A Knight'sTale movie poster

Staying home on a Sunday night? Looking for a fun medieval movie to watch? Here is my review of ‘A Knight’s Tale’ for your Sunday night selection!

Theories of the Nonsense Word in Medieval England

house of fame

The goos the cokkow and the doke also
So cryede kek kek kokkow quek quek hye

Alphabet Poems: A Brief History

Chaucer ABC

As a collector of alphabet books, and sometime editor of a newsletter on the subject, I have had many opportunities to consider the history of the alphabet poem. Although alphabet poems may take a wide range of forms, most are generally divided into twenty-six parts (lines, couplets, stanze…), one for each letter.

The Biennial Chaucer Lecture: For the Birds

falcon

In The Squire’s Tale, Chaucer draws on the genre of romance as a way into thinking about the cultural place of falcons.

A Burnable Book – novel starring Chaucer and Gower gets strong reviews

a burnable book

A Burnable Book is the title of Bruce Holsinger’s new historical thriller, set in the 14th century, with Geoffrey Chaucer as one of the main characters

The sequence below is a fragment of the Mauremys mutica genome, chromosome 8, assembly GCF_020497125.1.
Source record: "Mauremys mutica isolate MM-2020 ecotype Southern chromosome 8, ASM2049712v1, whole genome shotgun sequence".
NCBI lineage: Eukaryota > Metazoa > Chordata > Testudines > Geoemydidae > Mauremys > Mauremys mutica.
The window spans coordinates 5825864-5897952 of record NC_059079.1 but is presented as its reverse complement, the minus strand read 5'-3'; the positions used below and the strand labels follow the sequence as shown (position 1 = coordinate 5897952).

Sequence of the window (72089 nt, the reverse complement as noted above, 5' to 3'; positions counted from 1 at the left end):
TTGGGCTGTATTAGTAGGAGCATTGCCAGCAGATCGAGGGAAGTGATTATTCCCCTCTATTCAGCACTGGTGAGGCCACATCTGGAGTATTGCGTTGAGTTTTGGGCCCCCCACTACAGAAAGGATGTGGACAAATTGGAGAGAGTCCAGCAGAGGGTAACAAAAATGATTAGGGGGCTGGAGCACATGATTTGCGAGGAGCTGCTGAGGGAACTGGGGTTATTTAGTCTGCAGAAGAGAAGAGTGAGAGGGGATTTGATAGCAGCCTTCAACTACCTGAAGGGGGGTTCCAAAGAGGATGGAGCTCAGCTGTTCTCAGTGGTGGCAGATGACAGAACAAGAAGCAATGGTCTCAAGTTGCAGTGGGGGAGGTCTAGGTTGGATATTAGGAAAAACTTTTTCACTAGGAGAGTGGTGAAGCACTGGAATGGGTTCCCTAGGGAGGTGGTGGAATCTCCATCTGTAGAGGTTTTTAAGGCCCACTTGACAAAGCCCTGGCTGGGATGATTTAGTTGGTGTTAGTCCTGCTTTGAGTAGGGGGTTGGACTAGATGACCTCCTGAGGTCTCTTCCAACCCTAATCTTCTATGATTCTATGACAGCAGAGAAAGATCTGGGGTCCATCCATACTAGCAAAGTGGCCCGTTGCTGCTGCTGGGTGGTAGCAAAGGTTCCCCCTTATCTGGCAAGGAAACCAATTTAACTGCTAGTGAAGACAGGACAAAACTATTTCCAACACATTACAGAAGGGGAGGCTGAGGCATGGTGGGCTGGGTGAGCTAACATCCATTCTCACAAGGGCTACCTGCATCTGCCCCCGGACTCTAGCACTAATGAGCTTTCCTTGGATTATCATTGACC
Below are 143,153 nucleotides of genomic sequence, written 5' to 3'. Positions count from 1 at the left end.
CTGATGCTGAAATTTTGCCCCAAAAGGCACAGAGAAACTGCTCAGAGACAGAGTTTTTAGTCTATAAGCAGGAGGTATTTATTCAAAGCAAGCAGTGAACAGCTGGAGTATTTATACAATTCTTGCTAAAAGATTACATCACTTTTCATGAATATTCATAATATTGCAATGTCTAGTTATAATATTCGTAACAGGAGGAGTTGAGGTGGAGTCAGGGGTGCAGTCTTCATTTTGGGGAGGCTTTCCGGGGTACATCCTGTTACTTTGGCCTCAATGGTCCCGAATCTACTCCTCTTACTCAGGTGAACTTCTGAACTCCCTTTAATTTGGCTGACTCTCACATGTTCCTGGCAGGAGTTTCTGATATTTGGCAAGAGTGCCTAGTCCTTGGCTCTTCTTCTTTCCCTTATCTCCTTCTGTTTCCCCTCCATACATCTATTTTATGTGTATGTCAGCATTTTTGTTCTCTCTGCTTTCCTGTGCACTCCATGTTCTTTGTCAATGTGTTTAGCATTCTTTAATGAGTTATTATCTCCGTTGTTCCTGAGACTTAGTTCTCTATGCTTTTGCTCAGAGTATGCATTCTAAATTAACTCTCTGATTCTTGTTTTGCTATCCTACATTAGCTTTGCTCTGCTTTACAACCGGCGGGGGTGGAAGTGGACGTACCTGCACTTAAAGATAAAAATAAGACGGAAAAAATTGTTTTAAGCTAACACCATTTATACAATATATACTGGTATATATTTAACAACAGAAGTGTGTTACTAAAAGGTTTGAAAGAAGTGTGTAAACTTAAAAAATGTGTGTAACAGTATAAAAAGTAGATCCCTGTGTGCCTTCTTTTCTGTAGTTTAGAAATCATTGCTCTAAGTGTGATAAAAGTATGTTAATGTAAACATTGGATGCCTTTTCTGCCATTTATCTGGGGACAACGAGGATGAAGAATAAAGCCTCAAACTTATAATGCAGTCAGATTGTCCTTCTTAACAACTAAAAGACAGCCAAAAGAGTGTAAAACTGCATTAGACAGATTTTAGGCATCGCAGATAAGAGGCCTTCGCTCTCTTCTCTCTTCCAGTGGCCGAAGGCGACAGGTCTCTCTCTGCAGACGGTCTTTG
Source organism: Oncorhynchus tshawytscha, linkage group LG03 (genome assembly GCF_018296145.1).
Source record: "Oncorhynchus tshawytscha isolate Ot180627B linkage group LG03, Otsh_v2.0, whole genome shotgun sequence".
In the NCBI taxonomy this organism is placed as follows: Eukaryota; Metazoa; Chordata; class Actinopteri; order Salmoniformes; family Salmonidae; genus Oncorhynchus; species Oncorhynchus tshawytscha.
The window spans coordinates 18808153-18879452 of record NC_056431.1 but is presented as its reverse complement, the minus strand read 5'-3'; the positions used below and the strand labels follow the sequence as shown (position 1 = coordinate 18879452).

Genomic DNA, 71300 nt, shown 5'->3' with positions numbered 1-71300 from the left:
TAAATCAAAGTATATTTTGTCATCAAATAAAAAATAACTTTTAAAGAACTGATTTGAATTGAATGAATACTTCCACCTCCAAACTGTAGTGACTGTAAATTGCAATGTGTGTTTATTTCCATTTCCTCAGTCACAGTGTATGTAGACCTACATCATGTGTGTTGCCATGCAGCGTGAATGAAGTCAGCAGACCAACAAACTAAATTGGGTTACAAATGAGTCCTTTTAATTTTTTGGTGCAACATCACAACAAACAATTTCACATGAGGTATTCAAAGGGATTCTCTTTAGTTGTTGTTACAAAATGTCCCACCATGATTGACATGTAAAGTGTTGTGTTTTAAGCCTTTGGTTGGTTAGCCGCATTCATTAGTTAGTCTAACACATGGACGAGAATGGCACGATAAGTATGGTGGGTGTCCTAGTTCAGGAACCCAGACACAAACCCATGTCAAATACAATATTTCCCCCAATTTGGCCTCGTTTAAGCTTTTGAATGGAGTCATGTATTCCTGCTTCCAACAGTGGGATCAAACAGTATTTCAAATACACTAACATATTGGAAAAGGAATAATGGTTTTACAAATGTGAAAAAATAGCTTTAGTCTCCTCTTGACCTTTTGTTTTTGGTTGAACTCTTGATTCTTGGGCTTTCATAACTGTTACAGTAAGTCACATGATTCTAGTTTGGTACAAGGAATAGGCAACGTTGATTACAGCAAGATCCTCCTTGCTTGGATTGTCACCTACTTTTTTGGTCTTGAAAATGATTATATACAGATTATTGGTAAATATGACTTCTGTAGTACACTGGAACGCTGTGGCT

The “Discrete Occupational Identity” of Chaucer’s Knyght

Chaucer’s Knyght - knights

Popular critical opinion favors reading the pilgrim Knyght of Chaucer’s The Canterbury Tales as the representative of the idealized chivalric knight; however, the pilgrim Knyght bears the hallmark of the early professional soldier that began to evolve as early as the eleventh century.

Valentine’s Day Medieval Love: Books for that special someone

love-sex-marriage-in-middle-ages-sourcebook-conor-mccarthy-paperback-cover-art

Love is in the air! Here are a few medieval books on the topic of love for your Valentine.